Here’s the latest.

Fed. Circ. Backs Sanofi, Regeneron PTAB Win Over Amgen

Reported by Ryan Davis on Law360

The Federal Circuit agreed with the Patent Trial and Appeal Board and concluded that “human antibodies” is construed broadly to include both completely and partially human antibodies. Immunex, a subsidiary of Amgen, originally sued Sanofi and Regeneron in 2017 alleging that Dupixent, a biologic drug used to treat inflammatory conditions like atopic dermatitis, infringes on one of Immunex’s patents. The patent at issue is directed to antibodies that treat inflammatory disorders and specifically describes an “isolated human antibody.” Defendants challenged the validity of Immunex’s patent in an inter partes review. The Federal Circuit agreed with the board’s finding that Immunex’s patent claims were all obvious in view of the prior art, which refers to “humanized” antibodies that are partially human and partially derived from mice. Thus, Immunex’s patent was determined to be invalid. Ryan Davis summarizes the court’s analysis.

The Federal Circuit’s opinion explained that early therapeutic antibody development used antibodies generated by mice, but they caused harmful immune reactions in humans. Antibodies were therefore developed that were either fully human or “humanized,” mostly human with some nonhuman components.

Using a canine analogy, the court concluded that the use of the words “human antibodies” in the written description of Immunex’s patent is a “broad category encompassing both partially and completely human antibodies.”

‘[B]rown dogs’ plainly include ‘partially brown’ dogs, such as a mostly brown dog with a white spot.

Patent Reviews in ‘Limbo’ As Supreme Court Takes Case on Judges

Reported by Ian Lopez on

While the U.S. Supreme Court reviews the Federal Circuit’s decision in Arthrex, Inc. v. Smith & Nephew, Inc., hundreds of cases lie in limbo. The decision made administrative patent judges (APJ’s) inferior officers under the U.S. Appointments Clause, in order to avoid the problem that the APJ’s had been unconstitutionally appointed. The Federal Circuit vacated a PTAB decision and sent it back for a redo with new, “now constitutionally appointed judges.” In fact, the court has remanded over a hundred PTAB cases. Ian Lopez explains the importance of Supreme Court review.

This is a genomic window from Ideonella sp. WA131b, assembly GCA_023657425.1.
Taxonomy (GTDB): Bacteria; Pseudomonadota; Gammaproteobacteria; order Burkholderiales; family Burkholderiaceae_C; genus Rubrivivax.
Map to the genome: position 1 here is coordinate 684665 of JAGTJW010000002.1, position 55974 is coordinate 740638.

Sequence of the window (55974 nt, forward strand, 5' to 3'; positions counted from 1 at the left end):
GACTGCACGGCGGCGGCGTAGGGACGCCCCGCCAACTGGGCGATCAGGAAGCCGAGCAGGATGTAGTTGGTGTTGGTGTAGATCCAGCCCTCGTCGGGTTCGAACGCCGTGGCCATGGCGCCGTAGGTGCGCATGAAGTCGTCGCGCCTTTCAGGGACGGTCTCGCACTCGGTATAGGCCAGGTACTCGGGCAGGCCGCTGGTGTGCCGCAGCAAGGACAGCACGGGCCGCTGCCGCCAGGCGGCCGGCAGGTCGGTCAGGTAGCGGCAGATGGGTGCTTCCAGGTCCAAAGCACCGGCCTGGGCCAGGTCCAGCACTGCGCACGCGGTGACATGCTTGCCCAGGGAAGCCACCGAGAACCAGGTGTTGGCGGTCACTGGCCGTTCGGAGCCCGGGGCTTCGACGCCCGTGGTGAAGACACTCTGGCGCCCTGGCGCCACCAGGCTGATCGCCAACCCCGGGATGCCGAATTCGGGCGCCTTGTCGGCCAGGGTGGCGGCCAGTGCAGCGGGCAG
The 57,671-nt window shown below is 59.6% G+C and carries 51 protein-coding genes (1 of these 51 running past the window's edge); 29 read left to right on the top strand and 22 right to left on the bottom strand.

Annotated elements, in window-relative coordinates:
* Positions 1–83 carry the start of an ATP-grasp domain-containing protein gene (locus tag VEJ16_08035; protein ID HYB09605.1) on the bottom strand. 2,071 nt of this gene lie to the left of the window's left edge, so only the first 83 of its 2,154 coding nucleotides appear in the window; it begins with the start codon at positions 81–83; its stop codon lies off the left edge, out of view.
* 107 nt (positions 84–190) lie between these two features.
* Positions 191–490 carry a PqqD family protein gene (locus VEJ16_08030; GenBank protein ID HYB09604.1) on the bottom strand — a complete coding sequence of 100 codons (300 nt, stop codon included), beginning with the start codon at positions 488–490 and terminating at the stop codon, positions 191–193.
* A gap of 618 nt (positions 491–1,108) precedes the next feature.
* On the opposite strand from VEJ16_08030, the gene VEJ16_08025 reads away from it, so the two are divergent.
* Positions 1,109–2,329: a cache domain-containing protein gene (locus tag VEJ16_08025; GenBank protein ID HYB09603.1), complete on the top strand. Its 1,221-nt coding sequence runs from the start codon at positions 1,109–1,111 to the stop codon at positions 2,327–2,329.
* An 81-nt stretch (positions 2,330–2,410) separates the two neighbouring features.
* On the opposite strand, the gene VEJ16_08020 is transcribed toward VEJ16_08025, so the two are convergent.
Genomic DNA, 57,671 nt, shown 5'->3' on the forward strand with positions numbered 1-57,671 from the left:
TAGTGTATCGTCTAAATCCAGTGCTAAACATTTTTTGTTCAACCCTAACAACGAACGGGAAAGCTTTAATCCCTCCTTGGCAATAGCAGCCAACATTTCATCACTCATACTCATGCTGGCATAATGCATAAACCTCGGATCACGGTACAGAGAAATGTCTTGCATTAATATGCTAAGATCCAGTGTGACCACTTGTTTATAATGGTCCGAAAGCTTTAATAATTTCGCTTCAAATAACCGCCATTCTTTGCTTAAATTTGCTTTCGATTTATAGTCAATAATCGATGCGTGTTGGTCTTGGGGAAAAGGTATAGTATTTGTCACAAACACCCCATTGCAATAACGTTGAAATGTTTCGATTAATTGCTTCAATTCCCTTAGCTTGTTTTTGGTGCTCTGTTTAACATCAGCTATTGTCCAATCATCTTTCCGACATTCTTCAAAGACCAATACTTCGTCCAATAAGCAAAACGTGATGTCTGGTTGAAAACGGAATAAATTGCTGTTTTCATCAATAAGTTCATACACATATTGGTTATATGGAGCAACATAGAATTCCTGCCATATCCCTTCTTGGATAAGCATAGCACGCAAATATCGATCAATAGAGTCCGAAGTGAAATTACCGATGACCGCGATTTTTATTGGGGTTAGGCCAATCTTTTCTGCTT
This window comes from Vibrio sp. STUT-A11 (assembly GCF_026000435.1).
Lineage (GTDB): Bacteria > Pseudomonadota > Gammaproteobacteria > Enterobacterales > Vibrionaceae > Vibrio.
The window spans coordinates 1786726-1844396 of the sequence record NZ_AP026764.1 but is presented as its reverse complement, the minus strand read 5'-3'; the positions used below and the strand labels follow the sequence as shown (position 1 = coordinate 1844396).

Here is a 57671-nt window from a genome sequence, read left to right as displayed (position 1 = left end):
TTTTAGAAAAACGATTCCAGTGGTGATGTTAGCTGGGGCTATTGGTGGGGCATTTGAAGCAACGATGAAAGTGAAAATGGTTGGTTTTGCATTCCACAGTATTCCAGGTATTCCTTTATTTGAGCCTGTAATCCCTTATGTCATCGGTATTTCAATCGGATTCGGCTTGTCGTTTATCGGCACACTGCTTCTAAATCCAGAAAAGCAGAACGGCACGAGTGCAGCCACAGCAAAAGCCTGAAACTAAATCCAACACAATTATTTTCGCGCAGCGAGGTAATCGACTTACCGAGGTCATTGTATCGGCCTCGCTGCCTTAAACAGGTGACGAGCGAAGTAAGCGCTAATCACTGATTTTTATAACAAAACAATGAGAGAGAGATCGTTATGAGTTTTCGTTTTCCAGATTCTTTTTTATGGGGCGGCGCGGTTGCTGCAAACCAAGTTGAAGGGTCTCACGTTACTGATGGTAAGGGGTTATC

If the Supreme Court agrees with the Federal Circuit, dozens of patent cases will have to be reheard by the PTAB. But if the justices believe severance didn’t fix the problem, then much more of the patent office’s work could be cast into doubt, potentially placing the ball in Congress’ court to fix the tribunal.

Professors and scholars have also expressed their views, with many of them calling on lawmakers to make a clear statement.

A congressional fix could be “as easy as a line” in the America Invents Act, which created the PTAB, “saying the director should have unilateral discretion to review all PTAB decisions,” Duke law professor Arti Rai said.

Lopez points out that the legal implications of the Supreme Court’s decision will reach beyond the patent sector. The distinction between principal and inferior officers is important in many areas of the law and the Supreme Court has often expressed its interest in realizing the practical effects of such a distinction.

For more on this case, see our coverage.

Fed. Circ. Denies Appeal Of Order Backing Card IP Under Alice

Reported by Britain Eakin on Law360

Without elaborating on its reasons why, the Federal Circuit on Wednesday issued a two-page order rejecting an interlocutory appeal in the case AlexSam, Inc. v. HealthEquity, Inc. AlexSam, Inc. initially brought a suit against HealthEquity in June 2019 in a Utah federal court. AlexSam alleged that HealthEquity’s debit card, health account debit card and reimbursement account card products infringe on its patent. HealthEquity moved to dismiss the case, arguing that AlexSam’s patent was invalid under Alice. Although the district court judge expressed that this was a close case, he ultimately held that AlexSam’s patent on a card that can be used as a debit card, a loyalty card, and a gift card all at once was not directed to an abstract idea. Britain Eakin illustrates the nature of case:

Judge Nielson noted in his opinion that the case involved difficult and close questions. While he determined the claims were directed to the abstract idea of “accessing databases to facilitate various kinds of transactions,” he said they “could also be fairly characterized as being directed to ‘improving the process for accessing databases to facilitate various kinds of transactions.'”